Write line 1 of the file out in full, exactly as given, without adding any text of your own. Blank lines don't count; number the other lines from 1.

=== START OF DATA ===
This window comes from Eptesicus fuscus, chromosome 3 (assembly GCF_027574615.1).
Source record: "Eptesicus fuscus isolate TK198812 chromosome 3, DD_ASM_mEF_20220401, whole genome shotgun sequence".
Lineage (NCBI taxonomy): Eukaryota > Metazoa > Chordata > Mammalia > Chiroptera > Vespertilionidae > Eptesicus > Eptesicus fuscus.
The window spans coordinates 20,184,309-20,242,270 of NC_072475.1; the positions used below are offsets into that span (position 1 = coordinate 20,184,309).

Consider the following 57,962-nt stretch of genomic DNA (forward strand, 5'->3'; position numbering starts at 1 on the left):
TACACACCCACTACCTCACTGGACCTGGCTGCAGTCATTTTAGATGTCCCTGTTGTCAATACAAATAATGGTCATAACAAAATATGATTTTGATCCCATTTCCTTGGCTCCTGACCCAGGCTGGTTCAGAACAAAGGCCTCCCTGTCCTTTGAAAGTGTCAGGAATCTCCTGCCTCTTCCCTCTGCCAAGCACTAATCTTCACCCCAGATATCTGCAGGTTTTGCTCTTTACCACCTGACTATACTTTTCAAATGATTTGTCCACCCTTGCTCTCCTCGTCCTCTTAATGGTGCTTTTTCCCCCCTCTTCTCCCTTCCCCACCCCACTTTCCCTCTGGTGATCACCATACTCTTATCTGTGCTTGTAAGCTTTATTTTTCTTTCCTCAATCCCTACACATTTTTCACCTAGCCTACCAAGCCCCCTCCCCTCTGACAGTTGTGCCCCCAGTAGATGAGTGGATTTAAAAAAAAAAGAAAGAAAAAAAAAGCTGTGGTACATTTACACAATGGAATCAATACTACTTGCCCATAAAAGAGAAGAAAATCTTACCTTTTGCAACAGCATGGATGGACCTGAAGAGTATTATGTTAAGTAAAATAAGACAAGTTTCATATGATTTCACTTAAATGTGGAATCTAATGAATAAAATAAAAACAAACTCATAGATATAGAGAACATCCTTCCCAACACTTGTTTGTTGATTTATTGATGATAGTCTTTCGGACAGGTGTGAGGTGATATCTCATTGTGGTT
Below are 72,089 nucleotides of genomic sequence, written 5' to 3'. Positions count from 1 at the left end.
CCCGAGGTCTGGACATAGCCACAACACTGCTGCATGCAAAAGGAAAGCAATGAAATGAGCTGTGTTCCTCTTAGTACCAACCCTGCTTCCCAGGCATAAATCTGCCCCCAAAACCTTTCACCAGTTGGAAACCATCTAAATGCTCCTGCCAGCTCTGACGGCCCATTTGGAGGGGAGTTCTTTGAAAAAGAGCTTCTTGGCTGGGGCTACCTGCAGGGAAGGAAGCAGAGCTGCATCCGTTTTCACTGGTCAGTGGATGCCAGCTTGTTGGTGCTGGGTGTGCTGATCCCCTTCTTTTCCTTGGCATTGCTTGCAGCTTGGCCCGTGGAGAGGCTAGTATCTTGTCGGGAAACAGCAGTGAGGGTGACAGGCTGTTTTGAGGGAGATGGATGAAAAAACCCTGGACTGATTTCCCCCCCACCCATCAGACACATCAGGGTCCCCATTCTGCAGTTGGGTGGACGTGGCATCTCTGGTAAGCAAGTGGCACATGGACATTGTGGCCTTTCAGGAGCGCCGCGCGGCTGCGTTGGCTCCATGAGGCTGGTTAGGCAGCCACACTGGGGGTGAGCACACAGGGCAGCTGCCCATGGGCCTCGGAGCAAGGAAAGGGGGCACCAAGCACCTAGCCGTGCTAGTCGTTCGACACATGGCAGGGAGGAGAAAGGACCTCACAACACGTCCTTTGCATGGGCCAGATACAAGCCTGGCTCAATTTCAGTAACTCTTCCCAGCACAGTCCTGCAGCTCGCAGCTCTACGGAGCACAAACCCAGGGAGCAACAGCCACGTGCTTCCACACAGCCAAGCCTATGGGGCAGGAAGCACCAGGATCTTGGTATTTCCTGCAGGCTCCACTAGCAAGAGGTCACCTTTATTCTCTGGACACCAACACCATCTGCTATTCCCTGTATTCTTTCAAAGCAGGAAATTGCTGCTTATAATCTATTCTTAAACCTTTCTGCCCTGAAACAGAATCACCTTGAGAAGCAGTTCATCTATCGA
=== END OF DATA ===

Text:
This window comes from Eptesicus fuscus, chromosome 3 (assembly GCF_027574615.1).